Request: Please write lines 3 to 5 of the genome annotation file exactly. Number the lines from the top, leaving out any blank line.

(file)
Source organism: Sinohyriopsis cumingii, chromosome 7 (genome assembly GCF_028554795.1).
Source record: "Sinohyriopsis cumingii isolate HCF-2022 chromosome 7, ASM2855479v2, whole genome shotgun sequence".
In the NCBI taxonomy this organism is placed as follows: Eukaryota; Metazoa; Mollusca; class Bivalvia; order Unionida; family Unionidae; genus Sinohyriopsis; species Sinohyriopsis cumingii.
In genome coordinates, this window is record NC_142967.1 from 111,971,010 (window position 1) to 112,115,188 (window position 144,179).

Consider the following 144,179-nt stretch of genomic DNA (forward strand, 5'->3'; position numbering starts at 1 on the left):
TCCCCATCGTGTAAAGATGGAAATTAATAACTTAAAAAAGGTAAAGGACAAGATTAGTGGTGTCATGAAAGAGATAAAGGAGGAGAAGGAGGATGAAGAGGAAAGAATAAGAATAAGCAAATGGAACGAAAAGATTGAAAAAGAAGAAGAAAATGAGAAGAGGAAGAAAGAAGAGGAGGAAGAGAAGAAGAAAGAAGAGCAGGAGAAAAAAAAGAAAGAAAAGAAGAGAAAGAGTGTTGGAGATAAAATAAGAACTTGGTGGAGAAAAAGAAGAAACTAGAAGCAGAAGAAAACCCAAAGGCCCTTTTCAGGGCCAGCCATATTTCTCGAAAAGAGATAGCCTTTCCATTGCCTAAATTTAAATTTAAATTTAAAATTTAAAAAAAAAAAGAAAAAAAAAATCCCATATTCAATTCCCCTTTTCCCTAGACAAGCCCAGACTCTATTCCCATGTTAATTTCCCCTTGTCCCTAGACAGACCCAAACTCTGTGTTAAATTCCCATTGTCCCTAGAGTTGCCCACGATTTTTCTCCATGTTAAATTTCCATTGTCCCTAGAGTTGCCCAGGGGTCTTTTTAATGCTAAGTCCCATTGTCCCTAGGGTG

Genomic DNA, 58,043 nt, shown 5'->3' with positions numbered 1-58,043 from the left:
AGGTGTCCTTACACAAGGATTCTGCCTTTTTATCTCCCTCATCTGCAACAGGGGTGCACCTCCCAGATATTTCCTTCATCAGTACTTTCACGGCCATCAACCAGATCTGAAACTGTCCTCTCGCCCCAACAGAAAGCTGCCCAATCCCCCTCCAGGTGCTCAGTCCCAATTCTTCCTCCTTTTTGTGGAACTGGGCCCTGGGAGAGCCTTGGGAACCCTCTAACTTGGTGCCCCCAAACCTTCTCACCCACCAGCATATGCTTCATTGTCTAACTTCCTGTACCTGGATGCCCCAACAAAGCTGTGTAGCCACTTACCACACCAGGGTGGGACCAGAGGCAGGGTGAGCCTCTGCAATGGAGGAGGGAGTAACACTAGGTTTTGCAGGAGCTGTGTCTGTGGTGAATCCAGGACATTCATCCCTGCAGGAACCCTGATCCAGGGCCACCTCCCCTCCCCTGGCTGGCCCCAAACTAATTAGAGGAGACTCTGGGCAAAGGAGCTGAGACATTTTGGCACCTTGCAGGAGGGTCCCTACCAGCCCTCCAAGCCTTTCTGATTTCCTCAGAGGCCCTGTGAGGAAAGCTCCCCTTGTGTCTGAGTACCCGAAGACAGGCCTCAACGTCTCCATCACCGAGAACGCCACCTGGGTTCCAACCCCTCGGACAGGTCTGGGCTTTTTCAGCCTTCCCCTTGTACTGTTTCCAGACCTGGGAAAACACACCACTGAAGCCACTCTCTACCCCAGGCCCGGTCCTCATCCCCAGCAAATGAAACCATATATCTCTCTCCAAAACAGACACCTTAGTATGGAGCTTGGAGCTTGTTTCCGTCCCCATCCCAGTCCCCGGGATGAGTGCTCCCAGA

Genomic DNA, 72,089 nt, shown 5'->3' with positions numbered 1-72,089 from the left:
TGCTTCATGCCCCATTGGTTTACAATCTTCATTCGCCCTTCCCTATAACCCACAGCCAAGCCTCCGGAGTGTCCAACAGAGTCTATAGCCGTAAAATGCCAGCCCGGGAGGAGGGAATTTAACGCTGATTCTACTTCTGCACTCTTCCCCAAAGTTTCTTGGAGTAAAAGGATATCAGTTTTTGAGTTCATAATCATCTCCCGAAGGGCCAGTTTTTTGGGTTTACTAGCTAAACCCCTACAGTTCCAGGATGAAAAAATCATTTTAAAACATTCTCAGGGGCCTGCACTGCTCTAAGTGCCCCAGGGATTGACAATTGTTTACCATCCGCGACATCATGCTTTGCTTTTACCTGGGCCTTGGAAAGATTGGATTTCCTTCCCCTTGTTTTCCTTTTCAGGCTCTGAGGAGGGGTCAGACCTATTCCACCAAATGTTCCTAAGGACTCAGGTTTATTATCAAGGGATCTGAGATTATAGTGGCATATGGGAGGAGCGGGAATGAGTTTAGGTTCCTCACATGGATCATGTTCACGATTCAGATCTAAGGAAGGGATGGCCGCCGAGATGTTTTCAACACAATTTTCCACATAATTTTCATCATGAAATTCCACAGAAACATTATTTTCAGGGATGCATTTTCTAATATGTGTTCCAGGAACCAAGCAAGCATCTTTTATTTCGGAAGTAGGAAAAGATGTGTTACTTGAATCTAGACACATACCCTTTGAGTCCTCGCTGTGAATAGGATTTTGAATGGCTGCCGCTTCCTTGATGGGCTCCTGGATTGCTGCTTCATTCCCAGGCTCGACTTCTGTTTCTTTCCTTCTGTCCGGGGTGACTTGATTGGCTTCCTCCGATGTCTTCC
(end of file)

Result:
In the NCBI taxonomy this organism is placed as follows: Eukaryota; Metazoa; Mollusca; class Bivalvia; order Unionida; family Unionidae; genus Sinohyriopsis; species Sinohyriopsis cumingii.
In genome coordinates, this window is record NC_142967.1 from 111,971,010 (window position 1) to 112,115,188 (window position 144,179).

Consider the following 144,179-nt stretch of genomic DNA (forward strand, 5'->3'; position numbering starts at 1 on the left):